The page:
Module 1 - An Overview of Retirement Planning.docx

The employers matching contribution must only factor

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The employer’s matching contribution must only factor wages earned up to the IRS cap of $275,000 (2018 limit) (Links to an external site.)Links to an external site. . Total contributions from salary deferral and employer match cannot exceed the 415(c) limit. Consider someone who makes $400,000 per year. Their employer will match 50% up to a max salary deferral of 6%...if the participant contributes 6% then the employer will contribute 3% (if the employee only defers 4% then the employer will only match 2% due to the 50% rule self-selected by the employer). With a 401(k), the participant's salary deferral is limited to $18,500 (2018 limit). Without this limit, the employee earning $400,000 annually would have contributed $24,000 ($400,000 x 6% = $24,000). If they are older than 50, then they could contribute the full $24,000 because of the extra buffer of the $6,000 catch up contribution as described above. The employer will match at 3%, but the salary limit on this is $275,000 (2018 limit) . This means that the most that the employer could contribute as a matching contribution is $8,250 (3% x $275,000 [2018 IRS compensation cap]). If this employee is under age 50, then their maximum 401(k) addition for the current year is $26,750 ($18,500 + $8,250 = $26,750). If this employee is older than age 50, then their maximum 401(k) addition for the current year is $32,750 ($18,500 +$6,000 + $8,250 = $32,750). How could the employer contribute more? The employer could add a Profit Sharing Plan to their retirement plan offering and bring their total contribution up to a total of $55,000 (2018 limit) or $61,000 (2018 limit) if the additional $6,000 catch up is in play due to being over age 50. Recall that the catchup extends beyond the 415(c) limit.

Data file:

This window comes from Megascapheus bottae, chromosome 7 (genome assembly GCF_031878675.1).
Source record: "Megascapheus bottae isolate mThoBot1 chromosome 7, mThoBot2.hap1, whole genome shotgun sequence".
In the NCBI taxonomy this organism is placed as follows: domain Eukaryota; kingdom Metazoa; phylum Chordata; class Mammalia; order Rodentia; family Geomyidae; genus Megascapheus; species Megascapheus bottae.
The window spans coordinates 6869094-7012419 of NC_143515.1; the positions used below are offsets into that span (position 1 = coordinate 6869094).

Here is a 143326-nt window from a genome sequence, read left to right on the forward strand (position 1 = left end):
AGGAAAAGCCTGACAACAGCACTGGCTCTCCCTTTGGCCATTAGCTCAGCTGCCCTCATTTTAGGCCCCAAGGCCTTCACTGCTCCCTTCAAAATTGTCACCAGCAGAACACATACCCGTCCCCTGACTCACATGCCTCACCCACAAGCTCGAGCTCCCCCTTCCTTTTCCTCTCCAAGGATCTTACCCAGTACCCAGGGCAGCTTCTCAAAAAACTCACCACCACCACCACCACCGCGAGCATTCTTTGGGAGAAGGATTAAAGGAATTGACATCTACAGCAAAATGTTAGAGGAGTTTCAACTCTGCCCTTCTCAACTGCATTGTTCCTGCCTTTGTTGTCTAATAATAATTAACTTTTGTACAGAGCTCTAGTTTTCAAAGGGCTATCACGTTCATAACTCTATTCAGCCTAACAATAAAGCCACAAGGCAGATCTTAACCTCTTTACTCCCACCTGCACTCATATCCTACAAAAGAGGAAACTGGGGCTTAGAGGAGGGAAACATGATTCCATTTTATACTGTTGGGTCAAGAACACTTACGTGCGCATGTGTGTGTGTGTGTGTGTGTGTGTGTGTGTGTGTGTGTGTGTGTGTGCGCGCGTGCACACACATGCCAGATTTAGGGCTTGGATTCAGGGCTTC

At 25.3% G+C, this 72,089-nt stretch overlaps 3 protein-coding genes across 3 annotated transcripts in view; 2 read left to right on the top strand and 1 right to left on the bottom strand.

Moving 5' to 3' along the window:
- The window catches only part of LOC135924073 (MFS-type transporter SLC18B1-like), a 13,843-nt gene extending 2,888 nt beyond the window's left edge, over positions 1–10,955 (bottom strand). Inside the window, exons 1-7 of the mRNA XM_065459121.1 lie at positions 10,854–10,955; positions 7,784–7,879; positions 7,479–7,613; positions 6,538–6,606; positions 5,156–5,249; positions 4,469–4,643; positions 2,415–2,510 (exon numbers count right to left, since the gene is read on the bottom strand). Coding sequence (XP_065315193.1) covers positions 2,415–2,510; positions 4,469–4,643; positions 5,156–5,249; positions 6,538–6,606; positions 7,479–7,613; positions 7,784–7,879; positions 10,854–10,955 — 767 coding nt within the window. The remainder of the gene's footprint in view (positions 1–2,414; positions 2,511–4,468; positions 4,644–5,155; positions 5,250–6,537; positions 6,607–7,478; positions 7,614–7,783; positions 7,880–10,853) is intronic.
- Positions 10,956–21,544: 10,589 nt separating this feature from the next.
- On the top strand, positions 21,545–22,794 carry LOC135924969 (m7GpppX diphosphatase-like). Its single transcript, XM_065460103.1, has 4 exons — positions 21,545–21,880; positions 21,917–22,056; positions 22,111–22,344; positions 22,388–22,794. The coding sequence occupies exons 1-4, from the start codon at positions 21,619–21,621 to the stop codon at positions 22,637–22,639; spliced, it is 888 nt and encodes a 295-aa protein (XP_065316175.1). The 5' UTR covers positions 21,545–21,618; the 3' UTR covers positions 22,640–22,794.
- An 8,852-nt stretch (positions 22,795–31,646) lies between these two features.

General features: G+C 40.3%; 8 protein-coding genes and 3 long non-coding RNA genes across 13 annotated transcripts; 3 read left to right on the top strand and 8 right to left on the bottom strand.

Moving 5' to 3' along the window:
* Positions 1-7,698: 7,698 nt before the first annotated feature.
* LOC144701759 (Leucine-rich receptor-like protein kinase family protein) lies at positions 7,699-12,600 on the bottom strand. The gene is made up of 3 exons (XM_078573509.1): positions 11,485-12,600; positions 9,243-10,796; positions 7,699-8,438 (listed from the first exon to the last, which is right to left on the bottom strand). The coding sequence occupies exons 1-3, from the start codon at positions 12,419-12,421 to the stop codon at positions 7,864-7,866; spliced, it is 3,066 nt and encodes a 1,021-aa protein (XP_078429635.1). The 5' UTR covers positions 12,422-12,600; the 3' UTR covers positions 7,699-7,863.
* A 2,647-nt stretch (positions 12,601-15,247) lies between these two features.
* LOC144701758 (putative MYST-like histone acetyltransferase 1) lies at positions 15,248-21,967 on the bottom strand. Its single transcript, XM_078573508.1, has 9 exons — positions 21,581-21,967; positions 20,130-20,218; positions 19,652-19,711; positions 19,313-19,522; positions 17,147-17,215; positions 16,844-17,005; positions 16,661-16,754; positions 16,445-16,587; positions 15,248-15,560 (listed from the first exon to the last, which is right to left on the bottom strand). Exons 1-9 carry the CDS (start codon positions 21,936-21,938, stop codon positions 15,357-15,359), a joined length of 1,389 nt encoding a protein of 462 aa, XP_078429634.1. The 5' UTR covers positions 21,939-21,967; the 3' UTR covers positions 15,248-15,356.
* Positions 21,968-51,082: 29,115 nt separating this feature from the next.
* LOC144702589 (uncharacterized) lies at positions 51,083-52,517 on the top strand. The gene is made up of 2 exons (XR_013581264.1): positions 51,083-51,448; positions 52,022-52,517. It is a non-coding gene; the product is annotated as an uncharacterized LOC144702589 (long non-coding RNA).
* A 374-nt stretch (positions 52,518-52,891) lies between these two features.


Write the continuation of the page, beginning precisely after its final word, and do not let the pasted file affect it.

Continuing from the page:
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Most 401(k)s offer a series of mutual funds from which participants may choose. Some funds offer education on investment allocation, while others leave the participant to their own fate. Some 401(k)s also offer something called a brokerage window, which is simply the opportunity to switch some of the participant’s funds out of the constraints of the limited pool of investments offered within the 401(k) and into a brokerage account (perhaps at Charles Schwab or TD Ameritrade) where the participant can purchase stocks or ETFs with their 401(k) assets. As we move forward in human history, the 401(k) will likely be an area that experiences changes. Some employers have stopped offering matching incentives. Others, like IBM, have not gone this far but have decided to materially alter the plan's operations going forward (Links to an external site.)Links to an external site. . Some sole-proprietors (business owners) are interested in the 401(k) concept, but they do not want to deal with all of the compliance testing and monitoring costs that come standard with a 401(k). If they have other employees, then the best option might be a SIMPLE plan that you will learn about in Module 1: Lesson 6. However, if they are the sole employee of the company, then the solution for them is called a solo-401(k) (sometimes called a uni-k). This enables them to contribute up to $18,500 (2018 limit) into their own 401(k) account and then their employer (themselves) can contribute an additional amount up to the 415(c) limit.
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